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Greetings, everyone! I wanted to share a short video of a big chop I did earlier this week!
I had a client with natural hair that had been wearing sew-ins and for a while and had damaged parts of her hair from using flat irons. She wanted all the damage gone and the rest of her hair cut to an even length. We followed that with feed-in braids to give her a low maintenance style while growing re-growing her hair.
I used shears to cut her hair and used Hair Garden’s Mint cleanser and Mango Punch Conditioner. We are looking forward to returning her to a full, healthy head of hair!
Please post any questions or comments and thanks for visiting my blog!
Kelp is one of the fastest growing plants, second only to bamboo. It grows several centimeters daily. Giant kelp can grow up to 100 feet in one year and up to 2 feet in one day.
Kelp is very rich in nutrients. It is 10 times richer in minerals than any known land crop. Kelp contains over 60 minerals and elements, 21 amino acids, simple and complex carbohydrates and several essential plant growth hormones.
It is rich in iodine, calcium, sulphur and silicon. It also contains phosphorus, iron, sodium, potassium, magnesium, chlorine, copper, zinc and manganese. It has a small amount of barium, boron, chromium, lithium, nickel, silver, titanium, vanadium, aluminum, strontium, bismuth, chlorine, cobalt, gallium, tin and zirconium. Kelp is also rich in B-complex vitamin and contains vitamin A, C, E and G. It also contains anti-sterility vitamin S, and it has anti-hemorrhage vitamin K.
Many of the abovementioned minerals are vital for optimum hair growth. These nutrients are carried to the dermal papilla through your blood. The more nutrients in your blood, the more nutrients can be supplied to the hair follicle. Kelp is known to prevent hair loss, and there are claims that it can regenerate hair if the follicle is still alive.
Another important component of kelp is alkali. Alkali helps your body maintain the balance between acid and alkaline. Our body’s normal pH is around 7. Your body’s pH balance is dependent on the food you put into your body. When you are sick, eat a lot of low quality foods or consume a lot of foods with high pH, to prevent your body from becoming more and acidic. Taking alkali into your body by taking kelp will help you stay balanced and healthy.
If you do plan to take a kelp supplement, take only one or two tablets a day, and take 2 days off a week and a week off each month.
Those suffering from hyperthyroidism or have heart problems should not use kelp. If you want to begin taking kelp but are not sure if it is right for you, please contact your physician before adding this supplement to your diet.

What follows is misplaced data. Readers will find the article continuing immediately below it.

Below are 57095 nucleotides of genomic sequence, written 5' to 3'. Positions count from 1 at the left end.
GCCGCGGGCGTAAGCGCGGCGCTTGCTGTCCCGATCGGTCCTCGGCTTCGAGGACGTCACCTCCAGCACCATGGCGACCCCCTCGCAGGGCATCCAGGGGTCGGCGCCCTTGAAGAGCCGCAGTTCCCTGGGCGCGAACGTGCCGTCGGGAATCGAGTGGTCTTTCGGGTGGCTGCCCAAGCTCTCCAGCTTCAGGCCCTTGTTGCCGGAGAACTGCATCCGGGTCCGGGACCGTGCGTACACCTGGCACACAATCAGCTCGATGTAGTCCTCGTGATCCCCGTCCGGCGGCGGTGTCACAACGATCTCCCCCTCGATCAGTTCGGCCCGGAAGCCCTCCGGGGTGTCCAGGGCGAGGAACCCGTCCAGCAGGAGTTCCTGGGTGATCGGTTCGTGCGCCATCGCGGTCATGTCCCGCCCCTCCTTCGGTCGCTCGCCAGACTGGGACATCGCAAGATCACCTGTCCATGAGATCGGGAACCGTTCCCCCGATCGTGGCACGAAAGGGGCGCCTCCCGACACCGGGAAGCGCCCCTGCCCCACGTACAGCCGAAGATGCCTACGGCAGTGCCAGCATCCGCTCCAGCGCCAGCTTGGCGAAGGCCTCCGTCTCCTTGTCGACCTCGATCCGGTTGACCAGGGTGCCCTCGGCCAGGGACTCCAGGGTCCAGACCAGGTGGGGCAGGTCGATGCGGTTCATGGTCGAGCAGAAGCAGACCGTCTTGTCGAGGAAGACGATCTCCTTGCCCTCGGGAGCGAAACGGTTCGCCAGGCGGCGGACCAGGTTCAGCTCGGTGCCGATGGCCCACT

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Considering adding castor oil to your natural product line-up? I advise that you do! If you are experiencing slow growth or thinning, castor just might be the oil for you!
Some of you may be familiar with castor oil as a laxative or other home remedies. I have been using it as part of my hair are regimen for a super long time now, from the Bronner Brothers castor oil I used when I was younger to the Jamaican black castor oil I use now. I had no idea of the many wonderful benefits of it until my adult years. I visit the local natural foods stores and vitamin shops for my castor supply.. I am sure there are several types on castor oil available online as well. I just use the Lavender oil Jamaican black castor oil. It is a heavy oil and has the consistency of syrup. I rarely use it alone because it can be too heavy and weigh down my hair and make hard to manage. When applying to my scalp I use it undiluted but when applying to my actual hair strands, I lighten the mix by adding another lighter oil such as olive, grape seed or almond.
So what exactly makes castor oil so great?
On the outer layer, castor oil is great for natural hair because it coats the cuticle of the hair sealing moisture inside. On the inner layer, it works as a humectant. This means it pulls its moisture from its environment to help it do its job, so I advise that when you apply castor, to do so while the hair is damp, preferably after a cleansing or prior to baggying. I also like to use it when the weather is humid. It works great as detangler and aids in my hair elasticity. Omega-9 fatty acids are found in castor oil which keeps the scalp lubricated and nourishes the hair.
Because it is so heavy and it works best in moist environments, be very careful with how much you use. If there is no moisture in the hair to begin with then it has an adverse effect on the hair actually making it tougher. Castor plants grow and flourish in tropical areas, so it is my theory that it naturally needs additional H2O from external sources to get the best results from the oil.